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 Jeannie and I did some jamming together at the NAMM show, and her singing was amazing. She is a master of her instrument, and also a great teacher… 



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Audix VX5 Microphone ReviewThe power of the Audix VX5 mic totally surprised me and it has a unique “high tech” look. This microphone brings out brighter aspects of the voice which can make it feel easier to sing. If you have any tendency to push for power, the VX5 may reduce that inclination. It resonates well for quiet vocals as well as for a full voice sound. 

Due to the VX5’s design and sensitivity, you can be freer with your mic technique — meaning the vocalist can vary mouth-to-mic proximity without losing a well-balanced vocal presentation. As a result, if you have good mic technique this microphone will enhance your vocal performance.

Best Uses: This Audix mic works well with a variety of voice types and particularly supports voices that are a bit higher-pitched by providing a less tinny and fuller sound quality. The VX5 is especially appropriate for acoustic rock, folk or singer-songwriters and is compatible to male or female voices.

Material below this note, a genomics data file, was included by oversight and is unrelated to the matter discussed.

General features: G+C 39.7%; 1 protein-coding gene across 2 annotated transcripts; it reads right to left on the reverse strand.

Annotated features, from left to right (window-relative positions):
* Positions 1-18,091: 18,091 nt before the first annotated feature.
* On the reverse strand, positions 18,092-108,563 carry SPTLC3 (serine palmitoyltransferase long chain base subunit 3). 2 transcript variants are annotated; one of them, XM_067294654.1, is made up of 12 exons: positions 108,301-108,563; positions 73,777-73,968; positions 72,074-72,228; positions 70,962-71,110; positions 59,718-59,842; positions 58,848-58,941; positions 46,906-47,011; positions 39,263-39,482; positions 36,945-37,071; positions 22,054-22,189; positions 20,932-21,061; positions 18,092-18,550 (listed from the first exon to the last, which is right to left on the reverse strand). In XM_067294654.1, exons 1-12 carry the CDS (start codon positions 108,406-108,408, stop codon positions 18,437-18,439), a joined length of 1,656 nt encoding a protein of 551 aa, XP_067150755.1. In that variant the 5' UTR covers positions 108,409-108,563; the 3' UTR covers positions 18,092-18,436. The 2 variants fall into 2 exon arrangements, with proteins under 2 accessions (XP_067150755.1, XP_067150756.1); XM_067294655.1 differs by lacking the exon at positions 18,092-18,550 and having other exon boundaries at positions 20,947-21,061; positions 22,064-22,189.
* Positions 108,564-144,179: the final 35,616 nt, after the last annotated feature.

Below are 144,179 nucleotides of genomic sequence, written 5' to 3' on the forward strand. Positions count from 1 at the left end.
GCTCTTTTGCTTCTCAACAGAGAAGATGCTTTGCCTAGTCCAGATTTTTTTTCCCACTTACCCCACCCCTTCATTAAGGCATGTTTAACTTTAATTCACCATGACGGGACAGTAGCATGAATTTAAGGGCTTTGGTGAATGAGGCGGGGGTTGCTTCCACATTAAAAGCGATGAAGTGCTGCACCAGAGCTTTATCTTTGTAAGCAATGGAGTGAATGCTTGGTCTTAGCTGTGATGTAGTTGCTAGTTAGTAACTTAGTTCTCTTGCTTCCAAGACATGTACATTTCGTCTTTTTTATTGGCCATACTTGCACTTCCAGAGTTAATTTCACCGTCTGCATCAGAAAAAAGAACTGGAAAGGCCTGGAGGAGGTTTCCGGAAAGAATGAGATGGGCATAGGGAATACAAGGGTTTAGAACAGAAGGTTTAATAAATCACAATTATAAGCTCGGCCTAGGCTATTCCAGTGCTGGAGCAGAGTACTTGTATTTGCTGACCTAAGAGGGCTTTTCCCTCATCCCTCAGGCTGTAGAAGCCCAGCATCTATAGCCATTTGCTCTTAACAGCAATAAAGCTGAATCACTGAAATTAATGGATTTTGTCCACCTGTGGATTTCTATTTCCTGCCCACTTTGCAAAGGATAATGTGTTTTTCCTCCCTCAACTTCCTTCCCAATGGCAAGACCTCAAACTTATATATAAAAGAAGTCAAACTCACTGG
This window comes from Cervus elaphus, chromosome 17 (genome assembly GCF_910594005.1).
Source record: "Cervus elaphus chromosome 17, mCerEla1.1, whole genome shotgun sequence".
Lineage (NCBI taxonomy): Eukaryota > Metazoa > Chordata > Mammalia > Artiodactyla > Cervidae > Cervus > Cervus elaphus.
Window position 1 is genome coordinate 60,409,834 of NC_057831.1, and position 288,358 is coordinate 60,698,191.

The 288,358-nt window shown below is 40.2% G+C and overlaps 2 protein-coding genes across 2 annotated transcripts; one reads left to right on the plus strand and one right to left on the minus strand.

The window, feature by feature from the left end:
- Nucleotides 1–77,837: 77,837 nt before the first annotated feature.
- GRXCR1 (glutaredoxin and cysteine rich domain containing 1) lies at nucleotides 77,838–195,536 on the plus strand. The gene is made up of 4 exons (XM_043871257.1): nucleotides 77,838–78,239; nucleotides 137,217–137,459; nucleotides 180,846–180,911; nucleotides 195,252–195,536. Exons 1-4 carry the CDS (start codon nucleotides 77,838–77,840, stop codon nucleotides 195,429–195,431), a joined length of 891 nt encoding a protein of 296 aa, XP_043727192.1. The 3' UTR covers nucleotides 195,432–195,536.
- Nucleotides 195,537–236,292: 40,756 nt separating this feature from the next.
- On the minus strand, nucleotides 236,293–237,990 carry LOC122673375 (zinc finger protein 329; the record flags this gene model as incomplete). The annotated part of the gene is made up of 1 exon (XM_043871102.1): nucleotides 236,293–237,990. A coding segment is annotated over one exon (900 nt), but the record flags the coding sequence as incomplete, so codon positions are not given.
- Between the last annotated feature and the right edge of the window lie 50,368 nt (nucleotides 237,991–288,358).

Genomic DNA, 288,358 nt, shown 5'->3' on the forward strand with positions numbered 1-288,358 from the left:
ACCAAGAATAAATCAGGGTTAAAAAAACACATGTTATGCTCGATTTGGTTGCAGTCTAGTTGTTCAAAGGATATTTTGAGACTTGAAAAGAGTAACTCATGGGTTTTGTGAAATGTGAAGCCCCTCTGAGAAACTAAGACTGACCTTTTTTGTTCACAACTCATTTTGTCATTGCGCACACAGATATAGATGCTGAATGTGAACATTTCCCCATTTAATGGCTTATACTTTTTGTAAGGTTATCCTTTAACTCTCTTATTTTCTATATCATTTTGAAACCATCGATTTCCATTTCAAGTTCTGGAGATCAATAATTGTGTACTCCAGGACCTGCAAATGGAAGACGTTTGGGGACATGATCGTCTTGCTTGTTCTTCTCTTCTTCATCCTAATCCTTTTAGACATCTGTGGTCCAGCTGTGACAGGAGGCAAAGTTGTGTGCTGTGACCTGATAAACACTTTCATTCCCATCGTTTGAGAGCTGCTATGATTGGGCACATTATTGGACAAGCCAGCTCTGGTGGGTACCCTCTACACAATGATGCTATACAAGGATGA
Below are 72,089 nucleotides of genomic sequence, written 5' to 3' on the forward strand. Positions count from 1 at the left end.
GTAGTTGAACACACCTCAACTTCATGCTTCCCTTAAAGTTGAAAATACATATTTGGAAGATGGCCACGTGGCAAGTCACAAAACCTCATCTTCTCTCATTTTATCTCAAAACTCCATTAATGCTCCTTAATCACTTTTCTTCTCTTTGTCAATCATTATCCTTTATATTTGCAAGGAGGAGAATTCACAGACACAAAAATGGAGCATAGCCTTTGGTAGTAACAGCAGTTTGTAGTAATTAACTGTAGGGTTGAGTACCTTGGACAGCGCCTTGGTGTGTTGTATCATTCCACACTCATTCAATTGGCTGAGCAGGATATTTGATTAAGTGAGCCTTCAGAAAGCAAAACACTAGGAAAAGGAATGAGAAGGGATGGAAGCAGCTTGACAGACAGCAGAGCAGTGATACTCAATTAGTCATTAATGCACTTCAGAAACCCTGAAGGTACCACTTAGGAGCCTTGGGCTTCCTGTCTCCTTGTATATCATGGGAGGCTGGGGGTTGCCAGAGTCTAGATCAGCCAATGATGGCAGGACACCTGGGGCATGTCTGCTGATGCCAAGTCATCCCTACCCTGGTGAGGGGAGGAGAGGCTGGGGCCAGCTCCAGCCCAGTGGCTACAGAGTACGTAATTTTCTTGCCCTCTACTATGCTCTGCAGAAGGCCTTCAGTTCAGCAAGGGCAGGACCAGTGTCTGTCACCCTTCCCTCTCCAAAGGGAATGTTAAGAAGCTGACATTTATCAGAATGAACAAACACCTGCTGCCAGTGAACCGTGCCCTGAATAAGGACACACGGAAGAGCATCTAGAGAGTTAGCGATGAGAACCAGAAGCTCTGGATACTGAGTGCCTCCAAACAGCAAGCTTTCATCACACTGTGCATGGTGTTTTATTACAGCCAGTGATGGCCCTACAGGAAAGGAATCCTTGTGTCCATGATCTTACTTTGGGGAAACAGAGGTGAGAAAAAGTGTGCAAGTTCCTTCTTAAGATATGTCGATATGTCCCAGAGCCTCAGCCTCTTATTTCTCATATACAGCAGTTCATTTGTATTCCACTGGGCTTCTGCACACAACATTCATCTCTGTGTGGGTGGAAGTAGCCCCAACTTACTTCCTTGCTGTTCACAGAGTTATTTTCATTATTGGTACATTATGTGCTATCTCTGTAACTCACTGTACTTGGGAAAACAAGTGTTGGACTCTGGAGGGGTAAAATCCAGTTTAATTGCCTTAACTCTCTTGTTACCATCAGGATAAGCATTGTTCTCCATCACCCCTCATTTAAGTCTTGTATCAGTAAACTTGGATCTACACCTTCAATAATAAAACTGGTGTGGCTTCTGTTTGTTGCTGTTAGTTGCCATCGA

Technical Details:  This is a condenser mic which means it’s much more sensitive to your voice and is a type of mic used in the recording studio for detailed sound reproduction. There are two settings to choose from which allow the VX5 to accommodate a wider range of voice types.

If you have a really powerful voice, one of the settings will help normalize the levels and minimize distortion. You can hold this mic further from your mouth without loss of fidelity because it has a less noticeable proximity effect.

Note: Since this is a condenser mic, it requires phantom power.

Comments

  1. david on February 25, 2015 at 5:28 PM said:
    Can anyone supply performance comparisons with the Schure Microphone SM58 Series. ? Also the even better SM58 Beta. I can get the prices. Many thanks. DP
  2. Jeannie Deva on February 27, 2015 at 2:51 PM said:
    The SM58 Beta has a crisp clean sound and supplies many singers with adequate power. I have tended to find them better for certain male voices and do not prefer them for female as there is not enough warmth to my audio taste. Ultimately it takes you singing on a mic to see how it works for your voice and audio preferences. The written reviews can help guide you to ones you might put on your list of possibilities, but you won't truly know until you try one. See if you can test one at a Guitar Center or some such music store.
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